Axel runs to me, he wants to hug me. I hug the other two, they weren't so keen on hugging a sweaty and wet mom. And then my husband asked, how are you doing? And I'm like, and he's filming this. So this is on film. Like, not good. I'm going through hell. Hell! It was so funny. But once I saw them, you know, like how much power it gives.

Paul Warloski (12:07)


Marjaana (12:24)

You just get a hug from your kids. It was a lot easier after, because I knew every lap I could see them a little bit.

Yeah, I don't know if I've even answered you.

Paul Warloski (12:35)

You know,

No, you did. Your kids were definitely your motivation. Knowing that they were there what you were looking for each time. For those of our listeners who don't know, Paul, Dr. Larson here is Marjaana's coach on Athletica. What role did he play in you? You were hearing his voice. What else was he saying in your mind or what else was he doing?

Marjaana (12:44)

Mm -hmm.

he's been such a monumental help for me, especially understanding, you know, like, I don't have to be training 25 hours a week to do well, and hit my goals and all the mental battles. And just he's, well, he, first of all, he helped me become healthy and stay healthy. That's always the, you know, the go -to.

Just try your best to de -stress and do yoga and meditation during the training weeks. As a busy mom of three, it's difficult to balance Ironman training, but he's made me more confident that I can do it with 10 to 15 hours a week and balance everything else too.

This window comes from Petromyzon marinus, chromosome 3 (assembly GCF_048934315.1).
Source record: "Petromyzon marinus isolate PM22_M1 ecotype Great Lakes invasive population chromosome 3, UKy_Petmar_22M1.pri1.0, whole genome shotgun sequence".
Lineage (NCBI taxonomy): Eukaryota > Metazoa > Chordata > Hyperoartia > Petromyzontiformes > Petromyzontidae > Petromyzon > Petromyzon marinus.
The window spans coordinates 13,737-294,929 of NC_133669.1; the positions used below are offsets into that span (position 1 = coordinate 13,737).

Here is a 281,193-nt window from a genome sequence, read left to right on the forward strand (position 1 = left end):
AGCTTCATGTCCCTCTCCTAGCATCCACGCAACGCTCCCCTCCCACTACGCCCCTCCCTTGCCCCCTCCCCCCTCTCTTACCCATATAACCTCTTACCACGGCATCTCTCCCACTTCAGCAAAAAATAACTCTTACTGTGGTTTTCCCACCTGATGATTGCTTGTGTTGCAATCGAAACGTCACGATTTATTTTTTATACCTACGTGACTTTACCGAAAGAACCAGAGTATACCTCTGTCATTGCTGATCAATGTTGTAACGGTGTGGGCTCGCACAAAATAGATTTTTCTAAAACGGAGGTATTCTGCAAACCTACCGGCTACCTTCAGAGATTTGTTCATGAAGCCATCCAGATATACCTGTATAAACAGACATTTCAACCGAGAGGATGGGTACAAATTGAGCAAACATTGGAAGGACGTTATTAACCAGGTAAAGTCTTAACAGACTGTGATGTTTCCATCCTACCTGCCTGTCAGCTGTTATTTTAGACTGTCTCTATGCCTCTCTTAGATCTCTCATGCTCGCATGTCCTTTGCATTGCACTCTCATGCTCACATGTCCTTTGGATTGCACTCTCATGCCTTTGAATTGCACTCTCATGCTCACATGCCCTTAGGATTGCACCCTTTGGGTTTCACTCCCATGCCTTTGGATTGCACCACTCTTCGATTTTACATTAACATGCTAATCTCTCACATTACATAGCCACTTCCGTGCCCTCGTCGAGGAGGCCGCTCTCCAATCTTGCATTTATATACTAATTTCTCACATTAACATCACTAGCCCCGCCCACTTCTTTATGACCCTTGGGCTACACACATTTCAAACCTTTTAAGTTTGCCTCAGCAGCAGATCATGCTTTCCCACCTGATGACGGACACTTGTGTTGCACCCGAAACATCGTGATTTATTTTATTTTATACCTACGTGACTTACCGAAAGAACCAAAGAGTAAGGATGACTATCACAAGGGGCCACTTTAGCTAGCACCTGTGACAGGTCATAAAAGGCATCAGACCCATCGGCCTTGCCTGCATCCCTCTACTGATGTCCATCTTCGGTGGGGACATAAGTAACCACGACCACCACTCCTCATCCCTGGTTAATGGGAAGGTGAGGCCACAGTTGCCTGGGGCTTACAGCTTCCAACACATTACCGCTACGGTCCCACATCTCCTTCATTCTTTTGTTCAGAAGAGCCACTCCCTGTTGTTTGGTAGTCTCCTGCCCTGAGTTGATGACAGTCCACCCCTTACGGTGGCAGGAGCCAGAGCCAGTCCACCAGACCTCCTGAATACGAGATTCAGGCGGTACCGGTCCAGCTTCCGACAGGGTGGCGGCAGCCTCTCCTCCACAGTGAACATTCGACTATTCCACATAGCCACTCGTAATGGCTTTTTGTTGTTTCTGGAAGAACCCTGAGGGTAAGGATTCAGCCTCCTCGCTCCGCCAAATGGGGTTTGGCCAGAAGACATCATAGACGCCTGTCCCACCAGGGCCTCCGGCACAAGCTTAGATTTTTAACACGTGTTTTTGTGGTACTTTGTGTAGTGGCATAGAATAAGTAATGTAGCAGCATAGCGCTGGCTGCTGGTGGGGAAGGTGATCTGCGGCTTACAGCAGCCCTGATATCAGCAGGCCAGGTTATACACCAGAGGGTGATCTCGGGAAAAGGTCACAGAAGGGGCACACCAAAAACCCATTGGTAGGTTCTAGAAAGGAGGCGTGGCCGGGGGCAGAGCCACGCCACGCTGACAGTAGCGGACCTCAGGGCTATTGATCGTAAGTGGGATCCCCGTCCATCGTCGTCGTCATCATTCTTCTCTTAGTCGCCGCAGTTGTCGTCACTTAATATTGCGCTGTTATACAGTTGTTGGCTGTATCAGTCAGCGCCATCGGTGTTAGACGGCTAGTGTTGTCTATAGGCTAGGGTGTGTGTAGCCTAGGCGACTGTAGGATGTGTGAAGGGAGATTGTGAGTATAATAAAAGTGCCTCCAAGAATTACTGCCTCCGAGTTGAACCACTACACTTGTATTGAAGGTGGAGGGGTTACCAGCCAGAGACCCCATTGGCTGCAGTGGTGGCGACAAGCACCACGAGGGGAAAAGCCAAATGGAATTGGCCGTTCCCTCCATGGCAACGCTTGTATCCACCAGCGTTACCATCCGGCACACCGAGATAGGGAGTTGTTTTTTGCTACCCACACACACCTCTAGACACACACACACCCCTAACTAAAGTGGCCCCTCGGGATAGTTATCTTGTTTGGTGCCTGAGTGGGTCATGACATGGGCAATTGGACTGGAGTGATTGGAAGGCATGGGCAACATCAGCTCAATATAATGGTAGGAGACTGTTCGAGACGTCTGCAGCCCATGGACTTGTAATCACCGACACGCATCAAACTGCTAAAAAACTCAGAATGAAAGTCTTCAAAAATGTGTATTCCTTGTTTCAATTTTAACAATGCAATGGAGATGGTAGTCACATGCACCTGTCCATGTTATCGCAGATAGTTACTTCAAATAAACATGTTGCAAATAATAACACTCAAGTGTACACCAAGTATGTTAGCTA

So yeah, his advice is so good.

Paul Warloski (13:56)

Paul, what were some things that you...

Yeah. What were some things Paul that you told Marjaana? What were some things that you were focusing on in your coaching?

Paul (14:09)

Well, I think it was, you know, I think Marjaana's kind of described a lot of them, right? But it's just to be really prepared for exactly what she encountered. there's no surprises for me, right? Like, that's what, I knew that was going to be the day she was going to have. That's why we do pieces of the event throughout.

the program in Athletica, right? So Athletica works towards building up your system to be as fit as it can on that day. And then from the coaching standpoint, my job is to really help remind Marjaana that with throughout every single session that she does, it's a part of the race that she's building her system up for. And you have to be ready there mentally for that.